Almond Agaricus on Compost

Agaricus subrufescens, Agaricus brasiliensis, Agaricus blazei
Almond Agaricus on Compost
Almond Agaricus on Compost
Almond Agaricus on Compost

The Almond Agaricus is a tropical mushroom that is a single season producer grown on a wide variety of composts. It can be incredibly fast and prolific resulting in large clusters with individuals growing to over 1 lb. in as soon as 4 weeks after planting. It thrives in hot environments, but like every other mushroom, it requires high humidity which often means regular watering, especially if you plant this beauty in a greenhouse. Its tropical nature means it is cold sensitive and will only produce as long as temperatures stay above 40°F. Fruiting success is directly correlated to maintaining the moisture content of the compost bed, so be sure to water when necessary. Follow the six steps below for planting your Almond Portobello.

Planting your Almond Agaricus

1. Prepare the compost
Compost should be fully finished (so you can't tell what the starting material was). A variety of plant and manure-based composts work great, even store purchased varieties. Compost should be maintained between 60-70% moisture content. Grab a handful of compost and squeeze it. When you open your hand, it should stick together in a clump and you should see water on your hand. Several drops of water may squeeze out - that is okay, but you don't want it excessively wet. It is important that composts made with animal manure be fully composted prior to use!

2. Select a bed location
The Almond Agaricus's tropical nature means it thrives in the heat. It can be grown in a greenhouse, hoop house, high tunnel, poly tunnel, or even in a simple bed outdoors. It is one of the bed grown mushrooms that is an excellent candidate for polyculturing and can be grown underneath a plethora of plants. We grow ours under tomato plants in the greenhouse - the plants thrive off the added nutrients from the compost layer and provide the shade to maintain mushroom bed moisture. Keep in mind, maintaining moisture is critical, so provide shade or be prepared to water.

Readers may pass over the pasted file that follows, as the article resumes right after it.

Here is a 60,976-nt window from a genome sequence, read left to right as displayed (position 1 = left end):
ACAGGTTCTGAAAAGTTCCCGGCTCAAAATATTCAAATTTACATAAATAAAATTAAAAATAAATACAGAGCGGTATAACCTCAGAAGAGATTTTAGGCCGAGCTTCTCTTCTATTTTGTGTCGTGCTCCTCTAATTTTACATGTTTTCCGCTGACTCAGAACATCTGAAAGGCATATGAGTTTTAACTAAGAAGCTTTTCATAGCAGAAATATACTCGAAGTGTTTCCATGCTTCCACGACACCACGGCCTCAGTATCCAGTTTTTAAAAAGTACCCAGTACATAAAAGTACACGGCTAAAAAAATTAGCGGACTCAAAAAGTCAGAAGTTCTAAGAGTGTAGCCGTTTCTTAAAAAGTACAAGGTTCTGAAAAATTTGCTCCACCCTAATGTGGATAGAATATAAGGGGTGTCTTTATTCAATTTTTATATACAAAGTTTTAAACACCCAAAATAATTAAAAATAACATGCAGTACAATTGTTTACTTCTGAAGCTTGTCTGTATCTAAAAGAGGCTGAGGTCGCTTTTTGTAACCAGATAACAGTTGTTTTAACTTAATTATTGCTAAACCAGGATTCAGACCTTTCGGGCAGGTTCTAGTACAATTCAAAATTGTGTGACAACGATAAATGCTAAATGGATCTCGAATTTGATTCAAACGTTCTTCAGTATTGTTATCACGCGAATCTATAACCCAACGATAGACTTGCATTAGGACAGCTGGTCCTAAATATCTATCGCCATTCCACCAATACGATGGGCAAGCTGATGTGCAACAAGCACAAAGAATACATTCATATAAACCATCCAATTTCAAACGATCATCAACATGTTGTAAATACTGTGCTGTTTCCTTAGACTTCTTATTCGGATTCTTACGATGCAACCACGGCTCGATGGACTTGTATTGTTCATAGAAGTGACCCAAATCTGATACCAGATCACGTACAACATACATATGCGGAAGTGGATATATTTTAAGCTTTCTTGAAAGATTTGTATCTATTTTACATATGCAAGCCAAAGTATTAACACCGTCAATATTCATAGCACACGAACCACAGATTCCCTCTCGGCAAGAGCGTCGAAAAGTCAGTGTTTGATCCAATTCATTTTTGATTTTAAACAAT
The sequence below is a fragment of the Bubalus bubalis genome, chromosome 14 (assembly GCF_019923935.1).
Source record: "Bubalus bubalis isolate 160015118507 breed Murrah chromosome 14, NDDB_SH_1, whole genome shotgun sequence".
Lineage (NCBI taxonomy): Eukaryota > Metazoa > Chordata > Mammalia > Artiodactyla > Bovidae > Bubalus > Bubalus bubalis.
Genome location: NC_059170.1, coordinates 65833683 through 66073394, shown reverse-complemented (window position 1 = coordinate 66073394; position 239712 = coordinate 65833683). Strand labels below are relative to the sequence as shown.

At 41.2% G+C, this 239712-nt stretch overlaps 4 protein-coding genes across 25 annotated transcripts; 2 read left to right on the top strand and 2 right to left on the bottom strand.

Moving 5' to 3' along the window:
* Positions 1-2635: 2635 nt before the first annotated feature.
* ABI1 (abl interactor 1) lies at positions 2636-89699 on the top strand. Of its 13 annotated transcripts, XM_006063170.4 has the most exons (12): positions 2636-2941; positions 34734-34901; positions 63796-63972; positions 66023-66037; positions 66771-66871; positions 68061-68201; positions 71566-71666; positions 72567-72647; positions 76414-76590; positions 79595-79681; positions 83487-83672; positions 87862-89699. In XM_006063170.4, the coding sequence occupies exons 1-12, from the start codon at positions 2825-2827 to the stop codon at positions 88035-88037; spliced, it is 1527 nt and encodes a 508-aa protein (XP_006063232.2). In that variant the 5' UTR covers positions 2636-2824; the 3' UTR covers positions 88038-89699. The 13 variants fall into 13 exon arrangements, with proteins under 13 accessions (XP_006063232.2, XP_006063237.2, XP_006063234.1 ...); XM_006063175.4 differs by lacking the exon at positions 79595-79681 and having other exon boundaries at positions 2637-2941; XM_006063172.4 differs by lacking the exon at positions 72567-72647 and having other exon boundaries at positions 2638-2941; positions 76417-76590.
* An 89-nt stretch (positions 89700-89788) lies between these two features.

3. Plant the bed
Lay down the compost in a bed that is 3-6˝ deep. Thinner beds are more susceptible to drying out and will require more water maintenance. Open the bag of Almond sawdust spawn and break off large (golf ball-sized) chunks of spawn. Do not completely break apart the spawn. Bury chunks of spawn at least an inch down into the compost bed in a grid pattern about 4-6˝ apart from one another across the bed following the diagram on the right.

Instruction Test

4. Maintaining and monitoring the bed during colonization
Maintaining moisture is the most critical factor for success. Outdoor beds may receive enough rainfall, but beds planted in grow structures may need to be watered as frequently as every other day if conditions are exceptionally hot and dry. A top layer of mulch or covering the bed with cardboard during colonization can really reduce the need to water. The top layer of compost may appear dry, but below the surface, it should remain damp. Within 3-6 weeks after planting, you should be able to see white mycelium cover the surface of the compost bed. At this point, you may wish to add an optional layer of casing to the top of your bed (Step 5).

 

Difficulty:
Moderate.
Time to plant:
Spring to early summer, after danger of last frost during warm weather conditions.
Time to fruiting:
As soon as 4 weeks after planting.
When they fruit:
Summer until cool down in the fall, single season.
Grows on:
Finished compost.
Inoculation rate:
5.5 lb. bag plants 3 ft. x 3 ft. x 5 in. deep bed, or roughly 1 lb. spawn to every 10 lbs. compost at 60-70% moisture.
Appearance:
Large white button mushroom that matures into classic Portobello shape. Almond Agaricus has a central white stem, a white-tan colored cap, and a veil during its immature stage that breaks away to reveal pale pink gills (gills darken to deep brown as the spores mature). Generally as large as classic button and Portobello mushrooms.
Flavor and texture:
Mild and tender, often with a hint of almond aroma and flavor.

5. Add a casing layer
Although not necessary, a casing layer can provide added humidity protection for developing mushrooms. The casing layer recipe is 3 lbs. peat moss, 3 quarts water and 1.5 tablespoons of hydrated lime. Mix together and do the squeeze test for moisture content. It should be wet (releasing about 10 drops of water when squeezed). Add water if necessary, then apply loosely to the surface of your Almond bed in a thin ½-1˝ layer. Hint: dissolve lime in water first.

Instruction Test

6. Mushroom harvest
Watch for fruiting as soon as four weeks after planting your bed as mushroom development happens quickly. We recommend picking them when the veil is mostly intact and refrigerating until use. Older mushrooms develop dark spores which are harmless but can darken ingredients in your prepared dish.

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